Weight-Cutting Regulations That Could Affect MMA Big Time


On Tuesday May 16, 2017, the California State Athletic Commission (CSAC) met and passed a set of ten regulations aimed at eliminating extreme weight-cutting procedures in combative sports including mixed martial arts (MMA). First proposed in March, the 10-point plan received unanimous approval from all six CSAC commissioners present at the meeting. weight-cutting regulations that could effect MMA big time, especially since they are the largest set of weight-cutting regulations in America’s MMA history.

Andy Foster, the CSAC executive officer who created the regulations with input from stakeholders, said the plan would come into force on June 15 ahead of UFC214, which is scheduled for July 29 at the Honda Center in Anaheim. According to Foster, the plan includes stricter penalties for weight-miss offenders, new weight categories and fight-day weight checks. The plan also introduces new weight classes including 165, 175, 195 and 225 pounds. However, it retains the “iconic” 170-pound category. With the introduction of the new weight classes, licensing will be by weight class. In other words, a licensee will have to pick the lowest division in which to compete. For this reason, doctors will play a big role in keeping fighters safe. This is particularly important because 39% of MMA fighters enter competition in a dehydrated state, according to a report published on mmafighting.com.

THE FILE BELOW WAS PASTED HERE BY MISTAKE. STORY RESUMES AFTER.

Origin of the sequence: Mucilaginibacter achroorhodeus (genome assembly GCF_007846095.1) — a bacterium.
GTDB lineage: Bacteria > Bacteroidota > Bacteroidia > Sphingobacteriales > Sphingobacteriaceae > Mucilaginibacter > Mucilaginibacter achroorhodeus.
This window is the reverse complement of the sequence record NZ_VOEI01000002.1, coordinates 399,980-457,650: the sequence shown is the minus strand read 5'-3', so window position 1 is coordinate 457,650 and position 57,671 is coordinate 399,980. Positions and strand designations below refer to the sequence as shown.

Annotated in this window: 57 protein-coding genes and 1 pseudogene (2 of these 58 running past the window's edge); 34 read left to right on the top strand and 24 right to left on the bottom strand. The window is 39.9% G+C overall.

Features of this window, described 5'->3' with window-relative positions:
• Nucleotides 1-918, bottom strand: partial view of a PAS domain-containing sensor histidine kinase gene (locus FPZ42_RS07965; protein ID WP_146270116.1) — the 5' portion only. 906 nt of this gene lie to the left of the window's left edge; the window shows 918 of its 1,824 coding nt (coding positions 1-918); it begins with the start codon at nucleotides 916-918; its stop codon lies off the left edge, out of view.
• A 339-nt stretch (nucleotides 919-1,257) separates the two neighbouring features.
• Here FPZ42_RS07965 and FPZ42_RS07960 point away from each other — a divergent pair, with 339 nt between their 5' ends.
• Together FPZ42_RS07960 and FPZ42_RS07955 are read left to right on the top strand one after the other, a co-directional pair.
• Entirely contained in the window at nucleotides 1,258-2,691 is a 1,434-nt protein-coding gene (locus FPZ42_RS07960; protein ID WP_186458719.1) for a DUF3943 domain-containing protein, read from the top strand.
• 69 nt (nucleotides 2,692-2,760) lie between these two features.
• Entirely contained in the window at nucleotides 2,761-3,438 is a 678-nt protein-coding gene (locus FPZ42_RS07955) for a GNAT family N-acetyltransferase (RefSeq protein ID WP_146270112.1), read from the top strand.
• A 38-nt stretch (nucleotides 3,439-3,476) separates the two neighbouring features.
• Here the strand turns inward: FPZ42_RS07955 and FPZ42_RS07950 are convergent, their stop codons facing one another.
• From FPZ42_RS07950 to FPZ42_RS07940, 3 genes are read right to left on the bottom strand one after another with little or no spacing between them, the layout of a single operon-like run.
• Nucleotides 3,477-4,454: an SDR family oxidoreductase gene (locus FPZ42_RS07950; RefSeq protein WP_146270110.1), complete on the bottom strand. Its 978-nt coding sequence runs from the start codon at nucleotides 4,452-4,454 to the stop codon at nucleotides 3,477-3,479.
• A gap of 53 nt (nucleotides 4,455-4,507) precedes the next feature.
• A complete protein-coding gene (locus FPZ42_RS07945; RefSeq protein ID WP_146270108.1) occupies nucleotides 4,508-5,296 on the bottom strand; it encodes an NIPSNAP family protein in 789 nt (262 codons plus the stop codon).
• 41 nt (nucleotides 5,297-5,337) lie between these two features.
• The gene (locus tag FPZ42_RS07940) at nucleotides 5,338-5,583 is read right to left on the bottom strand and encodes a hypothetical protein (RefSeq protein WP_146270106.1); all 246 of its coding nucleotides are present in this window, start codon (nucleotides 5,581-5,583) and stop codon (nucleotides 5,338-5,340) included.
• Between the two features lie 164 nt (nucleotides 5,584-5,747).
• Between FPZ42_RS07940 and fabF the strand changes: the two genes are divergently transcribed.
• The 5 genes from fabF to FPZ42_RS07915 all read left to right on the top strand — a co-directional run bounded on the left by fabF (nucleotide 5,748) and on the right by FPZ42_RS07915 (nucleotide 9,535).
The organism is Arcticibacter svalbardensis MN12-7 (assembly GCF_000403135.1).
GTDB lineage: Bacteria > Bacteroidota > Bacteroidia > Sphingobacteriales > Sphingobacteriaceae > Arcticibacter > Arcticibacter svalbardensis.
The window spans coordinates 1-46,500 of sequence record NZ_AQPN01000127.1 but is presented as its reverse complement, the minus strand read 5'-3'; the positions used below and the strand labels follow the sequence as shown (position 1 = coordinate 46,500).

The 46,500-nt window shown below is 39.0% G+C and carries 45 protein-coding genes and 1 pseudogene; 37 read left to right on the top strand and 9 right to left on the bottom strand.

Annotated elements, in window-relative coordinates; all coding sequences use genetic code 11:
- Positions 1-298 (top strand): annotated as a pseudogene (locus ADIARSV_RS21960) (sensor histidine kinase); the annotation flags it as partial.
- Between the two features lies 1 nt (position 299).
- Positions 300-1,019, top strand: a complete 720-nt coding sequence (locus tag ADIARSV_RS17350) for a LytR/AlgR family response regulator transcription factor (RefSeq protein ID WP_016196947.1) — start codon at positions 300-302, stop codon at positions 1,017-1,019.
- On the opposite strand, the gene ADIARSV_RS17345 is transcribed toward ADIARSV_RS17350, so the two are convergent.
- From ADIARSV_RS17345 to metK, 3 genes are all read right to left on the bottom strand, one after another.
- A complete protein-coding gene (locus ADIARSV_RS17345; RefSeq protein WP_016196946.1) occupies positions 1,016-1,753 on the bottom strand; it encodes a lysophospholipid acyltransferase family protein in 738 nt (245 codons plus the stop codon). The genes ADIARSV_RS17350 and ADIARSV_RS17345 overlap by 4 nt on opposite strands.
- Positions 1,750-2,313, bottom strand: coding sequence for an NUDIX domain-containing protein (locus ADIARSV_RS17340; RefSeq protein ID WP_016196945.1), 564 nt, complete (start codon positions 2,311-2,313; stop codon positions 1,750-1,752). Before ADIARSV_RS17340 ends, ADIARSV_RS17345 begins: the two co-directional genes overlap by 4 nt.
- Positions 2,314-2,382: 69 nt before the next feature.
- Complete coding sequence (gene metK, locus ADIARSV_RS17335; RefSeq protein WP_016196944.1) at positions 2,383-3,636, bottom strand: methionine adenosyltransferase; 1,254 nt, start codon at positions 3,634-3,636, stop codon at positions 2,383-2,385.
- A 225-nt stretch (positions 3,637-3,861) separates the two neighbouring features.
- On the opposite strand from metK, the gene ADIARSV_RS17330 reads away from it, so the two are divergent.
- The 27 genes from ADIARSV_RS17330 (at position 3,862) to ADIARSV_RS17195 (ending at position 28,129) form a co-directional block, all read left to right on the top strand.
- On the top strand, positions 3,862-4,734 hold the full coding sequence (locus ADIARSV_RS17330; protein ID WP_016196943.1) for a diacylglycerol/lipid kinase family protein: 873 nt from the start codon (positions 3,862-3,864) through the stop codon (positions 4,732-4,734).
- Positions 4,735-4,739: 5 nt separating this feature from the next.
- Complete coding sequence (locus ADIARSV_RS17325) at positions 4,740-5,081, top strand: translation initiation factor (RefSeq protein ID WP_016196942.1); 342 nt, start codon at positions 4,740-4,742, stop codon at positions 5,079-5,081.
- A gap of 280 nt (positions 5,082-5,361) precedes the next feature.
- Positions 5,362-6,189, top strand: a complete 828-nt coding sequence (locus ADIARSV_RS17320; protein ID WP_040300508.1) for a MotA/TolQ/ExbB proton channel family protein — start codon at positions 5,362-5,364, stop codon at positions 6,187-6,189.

The 10-point plan is probably the culmination of the CSAC’s efforts to combat extreme weight-cutting procedures in combative sports. For instance, early March 2017, the commission increased fines for missing weight. More specifically, the commission enacted a law that allowed it to fine an offender 20% of both the show and win purse, with the win fine going to the offender’s opponent. The previous year, 2016, the commission introduced pre-fight hydration checks and banned IV rehydration.

Overall, the plan has received overwhelming support from various industry stakeholders including the UFC, Bellator and Invicta. The Association of Boxing Commissions and Combative Sports (ABC) says that it will recommend the plan to its members at its annual conference in July.


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